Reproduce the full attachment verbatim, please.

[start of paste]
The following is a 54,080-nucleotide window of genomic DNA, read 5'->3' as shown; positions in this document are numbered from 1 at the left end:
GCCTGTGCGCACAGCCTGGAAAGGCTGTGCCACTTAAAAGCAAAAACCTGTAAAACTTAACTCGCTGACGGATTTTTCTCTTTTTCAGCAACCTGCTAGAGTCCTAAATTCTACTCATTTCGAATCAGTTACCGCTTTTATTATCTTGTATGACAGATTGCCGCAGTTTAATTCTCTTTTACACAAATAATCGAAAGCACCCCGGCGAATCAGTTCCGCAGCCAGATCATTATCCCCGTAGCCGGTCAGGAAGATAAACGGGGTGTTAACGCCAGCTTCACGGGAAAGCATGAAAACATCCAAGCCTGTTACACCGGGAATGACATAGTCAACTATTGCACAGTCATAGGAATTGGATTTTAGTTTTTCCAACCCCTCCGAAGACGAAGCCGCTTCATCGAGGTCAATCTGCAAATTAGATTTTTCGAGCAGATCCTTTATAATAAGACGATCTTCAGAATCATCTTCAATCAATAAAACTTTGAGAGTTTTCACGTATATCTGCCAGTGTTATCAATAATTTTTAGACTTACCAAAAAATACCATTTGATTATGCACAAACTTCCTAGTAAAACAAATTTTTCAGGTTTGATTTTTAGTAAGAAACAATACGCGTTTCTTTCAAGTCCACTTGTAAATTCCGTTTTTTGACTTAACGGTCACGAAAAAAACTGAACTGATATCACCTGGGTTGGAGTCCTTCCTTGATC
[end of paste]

The following is a 54,080-nucleotide window of genomic DNA, read 5'->3' as shown; positions in this document are numbered from 1 at the left end:
GCCTGTGCGCACAGCCTGGAAAGGCTGTGCCACTTAAAAGCAAAAACCTGTAAAACTTAACTCGCTGACGGATTTTTCTCTTTTTCAGCAACCTGCTAGAGTCCTAAATTCTACTCATTTCGAATCAGTTACCGCTTTTATTATCTTGTATGACAGATTGCCGCAGTTTAATTCTCTTTTACACAAATAATCGAAAGCACCCCGGCGAATCAGTTCCGCAGCCAGATCATTATCCCCGTAGCCGGTCAGGAAGATAAACGGGGTGTTAACGCCAGCTTCACGGGAAAGCATGAAAACATCCAAGCCTGTTACACCGGGAATGACATAGTCAACTATTGCACAGTCATAGGAATTGGATTTTAGTTTTTCCAACCCCTCCGAAGACGAAGCCGCTTCATCGAGGTCAATCTGCAAATTAGATTTTTCGAGCAGATCCTTTATAATAAGACGATCTTCAGAATCATCTTCAATCAATAAAACTTTGAGAGTTTTCACGTATATCTGCCAGTGTTATCAATAATTTTTAGACTTACCAAAAAATACCATTTGATTATGCACAAACTTCCTAGTAAAACAAATTTTTCAGGTTTGATTTTTAGTAAGAAACAATACGCGTTTCTTTCAAGTCCACTTGTAAATTCCGTTTTTTGACTTAACGGTCACGAAAAAAACTGAACTGATATCACCTGGGTTGGAGTCCTTCCTTGATC